It's not every day you rub a scratch-and-win ticket to reveal you've just picked up $175,000.
But Taradale man Ivan Brown was far from leaping about with joy over his so-called big win.
Two things had him wondering: the cash prize was in US dollars and the scratch ticket was one of two which had been mailed to him from Malaysia.
"It wasn't a franked envelope - they used stamps," Mr Brown said.
"And I've never heard of them so I have no idea how they got hold of my name."
Apart from some bewilderment he had one other reaction: "Too good to be true".
Hawke's Bay Police crime prevention adviser Paul Miller agreed and described the "professional looking" brochures and scratch tickets as "a variation on a theme" - a scamming theme.
"I've not come across this one before - it's a new one on me - they are coming out all the time. It's pretty regular these days."
Mr Brown received the letter last Thursday and said it was from a business in Kuala Lumpur called Corus.
It had been sent out as part of 10-year celebrations the company, which described itself as being in the holiday business, was allegedly staging.
He scratched the first ticket and it revealed "thank you" while the second one showed a US$175,000 ($205,000) win.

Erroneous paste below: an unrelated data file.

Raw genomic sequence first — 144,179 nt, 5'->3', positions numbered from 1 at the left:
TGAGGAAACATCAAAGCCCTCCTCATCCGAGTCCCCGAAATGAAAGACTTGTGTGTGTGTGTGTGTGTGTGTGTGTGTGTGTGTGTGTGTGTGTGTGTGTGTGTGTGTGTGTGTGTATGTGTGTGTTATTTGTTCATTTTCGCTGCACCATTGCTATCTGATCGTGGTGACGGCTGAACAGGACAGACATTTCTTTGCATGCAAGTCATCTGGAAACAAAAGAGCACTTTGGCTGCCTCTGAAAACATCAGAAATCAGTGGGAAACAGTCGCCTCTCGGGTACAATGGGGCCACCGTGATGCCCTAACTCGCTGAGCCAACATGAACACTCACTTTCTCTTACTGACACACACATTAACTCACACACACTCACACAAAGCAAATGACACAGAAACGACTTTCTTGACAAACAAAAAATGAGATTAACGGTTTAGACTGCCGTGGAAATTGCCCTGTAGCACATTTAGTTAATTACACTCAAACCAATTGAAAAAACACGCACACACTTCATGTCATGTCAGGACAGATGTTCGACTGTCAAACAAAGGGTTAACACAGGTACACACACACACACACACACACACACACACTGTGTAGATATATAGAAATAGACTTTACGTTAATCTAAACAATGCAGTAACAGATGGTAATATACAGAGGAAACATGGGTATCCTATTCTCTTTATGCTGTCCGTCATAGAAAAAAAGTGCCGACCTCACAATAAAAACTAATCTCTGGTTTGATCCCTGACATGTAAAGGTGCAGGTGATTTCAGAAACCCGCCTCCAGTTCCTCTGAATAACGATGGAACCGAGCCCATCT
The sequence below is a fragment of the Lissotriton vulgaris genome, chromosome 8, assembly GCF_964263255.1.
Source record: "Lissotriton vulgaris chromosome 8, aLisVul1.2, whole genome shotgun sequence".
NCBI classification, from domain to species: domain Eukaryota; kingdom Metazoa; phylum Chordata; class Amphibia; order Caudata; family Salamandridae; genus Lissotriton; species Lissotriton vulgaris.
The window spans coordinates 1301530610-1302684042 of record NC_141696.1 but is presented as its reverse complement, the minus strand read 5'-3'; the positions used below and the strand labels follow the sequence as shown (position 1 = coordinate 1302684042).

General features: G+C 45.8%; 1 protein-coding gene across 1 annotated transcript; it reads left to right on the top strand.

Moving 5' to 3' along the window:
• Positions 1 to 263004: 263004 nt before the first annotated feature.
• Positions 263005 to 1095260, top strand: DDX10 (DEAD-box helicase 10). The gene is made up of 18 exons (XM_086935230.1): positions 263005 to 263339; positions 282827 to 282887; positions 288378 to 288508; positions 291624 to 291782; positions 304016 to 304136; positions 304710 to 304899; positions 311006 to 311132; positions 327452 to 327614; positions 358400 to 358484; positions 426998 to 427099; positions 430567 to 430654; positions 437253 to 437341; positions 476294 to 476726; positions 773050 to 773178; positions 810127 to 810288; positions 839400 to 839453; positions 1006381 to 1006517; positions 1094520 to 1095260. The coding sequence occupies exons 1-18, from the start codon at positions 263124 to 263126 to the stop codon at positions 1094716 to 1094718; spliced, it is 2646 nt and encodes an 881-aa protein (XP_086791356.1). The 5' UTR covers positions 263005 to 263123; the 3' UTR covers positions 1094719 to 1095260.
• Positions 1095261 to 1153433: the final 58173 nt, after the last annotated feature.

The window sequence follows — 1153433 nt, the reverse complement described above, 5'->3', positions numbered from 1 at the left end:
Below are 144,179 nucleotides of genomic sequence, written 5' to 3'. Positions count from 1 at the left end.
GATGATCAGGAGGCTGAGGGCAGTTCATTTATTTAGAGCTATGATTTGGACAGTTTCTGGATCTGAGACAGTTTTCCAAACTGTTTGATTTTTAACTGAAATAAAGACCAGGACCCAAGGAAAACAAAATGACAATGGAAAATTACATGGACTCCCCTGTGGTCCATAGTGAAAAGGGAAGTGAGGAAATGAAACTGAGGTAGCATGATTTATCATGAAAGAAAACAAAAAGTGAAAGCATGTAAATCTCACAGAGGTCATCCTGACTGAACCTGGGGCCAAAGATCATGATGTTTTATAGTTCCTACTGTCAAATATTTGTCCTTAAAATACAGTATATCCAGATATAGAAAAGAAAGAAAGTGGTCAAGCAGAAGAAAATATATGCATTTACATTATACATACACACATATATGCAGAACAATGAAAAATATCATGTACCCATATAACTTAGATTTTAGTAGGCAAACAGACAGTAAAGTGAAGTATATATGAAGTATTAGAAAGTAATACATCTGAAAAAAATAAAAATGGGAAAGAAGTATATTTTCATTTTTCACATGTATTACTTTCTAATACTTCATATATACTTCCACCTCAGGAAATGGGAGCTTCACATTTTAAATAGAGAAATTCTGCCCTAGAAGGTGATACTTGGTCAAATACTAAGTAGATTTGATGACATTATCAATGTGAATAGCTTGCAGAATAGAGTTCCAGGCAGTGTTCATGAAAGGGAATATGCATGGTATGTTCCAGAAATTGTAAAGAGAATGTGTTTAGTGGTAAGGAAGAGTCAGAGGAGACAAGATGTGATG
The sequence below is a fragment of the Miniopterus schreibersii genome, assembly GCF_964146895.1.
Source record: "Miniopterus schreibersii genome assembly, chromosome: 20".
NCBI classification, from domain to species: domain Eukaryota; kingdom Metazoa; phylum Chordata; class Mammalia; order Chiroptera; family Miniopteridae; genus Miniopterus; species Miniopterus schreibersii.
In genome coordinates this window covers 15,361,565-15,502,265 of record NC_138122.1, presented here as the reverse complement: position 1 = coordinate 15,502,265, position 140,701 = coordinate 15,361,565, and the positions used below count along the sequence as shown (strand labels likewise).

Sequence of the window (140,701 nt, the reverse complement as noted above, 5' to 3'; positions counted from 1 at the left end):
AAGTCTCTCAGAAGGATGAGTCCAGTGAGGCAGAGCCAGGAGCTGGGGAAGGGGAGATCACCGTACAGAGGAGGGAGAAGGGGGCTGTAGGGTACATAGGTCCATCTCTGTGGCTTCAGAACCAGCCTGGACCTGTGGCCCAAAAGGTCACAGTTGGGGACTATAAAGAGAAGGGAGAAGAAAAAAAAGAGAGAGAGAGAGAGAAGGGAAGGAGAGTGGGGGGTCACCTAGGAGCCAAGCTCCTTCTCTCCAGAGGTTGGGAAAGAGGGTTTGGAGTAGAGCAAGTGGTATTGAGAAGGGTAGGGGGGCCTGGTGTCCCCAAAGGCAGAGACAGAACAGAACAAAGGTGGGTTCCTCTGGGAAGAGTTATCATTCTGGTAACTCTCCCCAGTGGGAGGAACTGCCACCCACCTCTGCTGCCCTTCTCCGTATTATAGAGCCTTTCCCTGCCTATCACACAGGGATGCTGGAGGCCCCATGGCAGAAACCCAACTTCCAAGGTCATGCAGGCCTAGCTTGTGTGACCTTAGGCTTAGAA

The instructions called for him to send his full name and address, occupation and other contact details.
"Good thing is we don't have a computer," he said, suspecting the "company" would get to him that way.
Mr Miller said similar scams resulted in the "winner" eventually being asked to send a small sum of money to make the cash transfer.
"That's when they get you."
He said today's scams were well produced, looked professional and were also laid out to look "very realistic".
Mr Brown said he had the site checked out by someone with a computer and it came back with a "scamwatch" warning. He said he would pass the brochures and tickets on to police.